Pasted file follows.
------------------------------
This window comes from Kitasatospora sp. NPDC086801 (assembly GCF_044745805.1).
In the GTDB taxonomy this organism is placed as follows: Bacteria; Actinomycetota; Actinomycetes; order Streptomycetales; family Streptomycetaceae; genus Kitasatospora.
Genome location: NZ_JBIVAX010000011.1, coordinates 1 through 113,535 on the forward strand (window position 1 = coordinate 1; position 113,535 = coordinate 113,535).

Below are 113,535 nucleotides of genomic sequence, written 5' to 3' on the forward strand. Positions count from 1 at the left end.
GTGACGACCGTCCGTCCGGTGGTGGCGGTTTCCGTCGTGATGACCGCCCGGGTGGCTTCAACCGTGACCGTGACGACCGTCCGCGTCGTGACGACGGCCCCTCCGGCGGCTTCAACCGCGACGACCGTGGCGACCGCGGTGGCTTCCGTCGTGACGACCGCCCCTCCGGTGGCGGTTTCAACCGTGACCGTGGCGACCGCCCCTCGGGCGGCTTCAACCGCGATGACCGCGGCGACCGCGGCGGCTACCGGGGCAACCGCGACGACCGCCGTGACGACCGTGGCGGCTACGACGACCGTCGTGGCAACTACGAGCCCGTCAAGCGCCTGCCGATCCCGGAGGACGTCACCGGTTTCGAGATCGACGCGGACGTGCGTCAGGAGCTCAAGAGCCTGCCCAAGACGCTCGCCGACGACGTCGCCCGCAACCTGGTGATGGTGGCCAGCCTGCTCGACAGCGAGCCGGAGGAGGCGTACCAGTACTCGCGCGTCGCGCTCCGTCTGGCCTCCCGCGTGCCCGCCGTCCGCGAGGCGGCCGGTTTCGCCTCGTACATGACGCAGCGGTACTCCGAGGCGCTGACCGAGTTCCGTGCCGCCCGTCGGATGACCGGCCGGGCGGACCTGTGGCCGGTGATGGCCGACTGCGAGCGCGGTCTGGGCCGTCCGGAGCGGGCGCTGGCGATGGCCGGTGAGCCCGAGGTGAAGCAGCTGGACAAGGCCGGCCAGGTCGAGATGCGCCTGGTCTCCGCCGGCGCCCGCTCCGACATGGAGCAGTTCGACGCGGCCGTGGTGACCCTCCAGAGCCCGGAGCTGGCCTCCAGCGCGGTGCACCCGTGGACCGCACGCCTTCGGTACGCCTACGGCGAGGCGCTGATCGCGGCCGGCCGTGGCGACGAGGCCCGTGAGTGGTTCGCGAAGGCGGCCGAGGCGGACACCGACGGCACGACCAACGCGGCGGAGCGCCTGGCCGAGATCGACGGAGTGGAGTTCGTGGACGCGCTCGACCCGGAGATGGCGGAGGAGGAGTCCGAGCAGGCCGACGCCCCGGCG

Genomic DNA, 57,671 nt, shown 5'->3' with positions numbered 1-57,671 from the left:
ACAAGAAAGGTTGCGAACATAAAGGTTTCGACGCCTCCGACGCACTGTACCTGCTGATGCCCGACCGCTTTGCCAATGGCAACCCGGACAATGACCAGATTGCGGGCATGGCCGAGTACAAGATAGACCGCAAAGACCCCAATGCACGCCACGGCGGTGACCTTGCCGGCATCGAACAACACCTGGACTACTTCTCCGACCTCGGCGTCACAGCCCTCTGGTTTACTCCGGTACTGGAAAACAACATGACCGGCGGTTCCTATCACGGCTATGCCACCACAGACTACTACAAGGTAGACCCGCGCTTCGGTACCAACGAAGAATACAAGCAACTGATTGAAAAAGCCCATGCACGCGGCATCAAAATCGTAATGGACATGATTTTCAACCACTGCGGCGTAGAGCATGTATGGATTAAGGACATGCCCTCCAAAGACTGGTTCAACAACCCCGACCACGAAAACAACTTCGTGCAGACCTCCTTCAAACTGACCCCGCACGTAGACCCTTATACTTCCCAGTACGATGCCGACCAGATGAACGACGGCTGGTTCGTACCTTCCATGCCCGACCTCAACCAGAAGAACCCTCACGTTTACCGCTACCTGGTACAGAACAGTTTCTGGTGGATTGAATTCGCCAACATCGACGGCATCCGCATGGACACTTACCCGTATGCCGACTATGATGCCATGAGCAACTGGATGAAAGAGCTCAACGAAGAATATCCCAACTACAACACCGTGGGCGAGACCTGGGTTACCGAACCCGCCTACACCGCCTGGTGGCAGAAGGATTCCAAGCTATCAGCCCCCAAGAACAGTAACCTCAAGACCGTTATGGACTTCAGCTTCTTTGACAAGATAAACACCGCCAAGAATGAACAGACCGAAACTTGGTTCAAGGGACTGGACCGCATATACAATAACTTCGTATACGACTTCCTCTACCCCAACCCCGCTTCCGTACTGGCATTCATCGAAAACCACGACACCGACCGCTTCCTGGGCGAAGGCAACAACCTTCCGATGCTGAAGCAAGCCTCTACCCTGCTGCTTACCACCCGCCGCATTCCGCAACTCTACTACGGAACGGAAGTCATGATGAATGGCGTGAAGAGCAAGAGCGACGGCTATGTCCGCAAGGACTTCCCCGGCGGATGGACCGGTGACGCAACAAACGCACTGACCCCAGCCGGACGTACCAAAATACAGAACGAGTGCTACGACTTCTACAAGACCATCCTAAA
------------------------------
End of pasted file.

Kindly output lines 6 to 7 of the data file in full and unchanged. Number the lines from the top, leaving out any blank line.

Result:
Genomic DNA, 57,671 nt, shown 5'->3' with positions numbered 1-57,671 from the left:
ACAAGAAAGGTTGCGAACATAAAGGTTTCGACGCCTCCGACGCACTGTACCTGCTGATGCCCGACCGCTTTGCCAATGGCAACCCGGACAATGACCAGATTGCGGGCATGGCCGAGTACAAGATAGACCGCAAAGACCCCAATGCACGCCACGGCGGTGACCTTGCCGGCATCGAACAACACCTGGACTACTTCTCCGACCTCGGCGTCACAGCCCTCTGGTTTACTCCGGTACTGGAAAACAACATGACCGGCGGTTCCTATCACGGCTATGCCACCACAGACTACTACAAGGTAGACCCGCGCTTCGGTACCAACGAAGAATACAAGCAACTGATTGAAAAAGCCCATGCACGCGGCATCAAAATCGTAATGGACATGATTTTCAACCACTGCGGCGTAGAGCATGTATGGATTAAGGACATGCCCTCCAAAGACTGGTTCAACAACCCCGACCACGAAAACAACTTCGTGCAGACCTCCTTCAAACTGACCCCGCACGTAGACCCTTATACTTCCCAGTACGATGCCGACCAGATGAACGACGGCTGGTTCGTACCTTCCATGCCCGACCTCAACCAGAAGAACCCTCACGTTTACCGCTACCTGGTACAGAACAGTTTCTGGTGGATTGAATTCGCCAACATCGACGGCATCCGCATGGACACTTACCCGTATGCCGACTATGATGCCATGAGCAACTGGATGAAAGAGCTCAACGAAGAATATCCCAACTACAACACCGTGGGCGAGACCTGGGTTACCGAACCCGCCTACACCGCCTGGTGGCAGAAGGATTCCAAGCTATCAGCCCCCAAGAACAGTAACCTCAAGACCGTTATGGACTTCAGCTTCTTTGACAAGATAAACACCGCCAAGAATGAACAGACCGAAACTTGGTTCAAGGGACTGGACCGCATATACAATAACTTCGTATACGACTTCCTCTACCCCAACCCCGCTTCCGTACTGGCATTCATCGAAAACCACGACACCGACCGCTTCCTGGGCGAAGGCAACAACCTTCCGATGCTGAAGCAAGCCTCTACCCTGCTGCTTACCACCCGCCGCATTCCGCAACTCTACTACGGAACGGAAGTCATGATGAATGGCGTGAAGAGCAAGAGCGACGGCTATGTCCGCAAGGACTTCCCCGGCGGATGGACCGGTGACGCAACAAACGCACTGACCCCAGCCGGACGTACCAAAATACAGAACGAGTGCTACGACTTCTACAAGACCATCCTAAA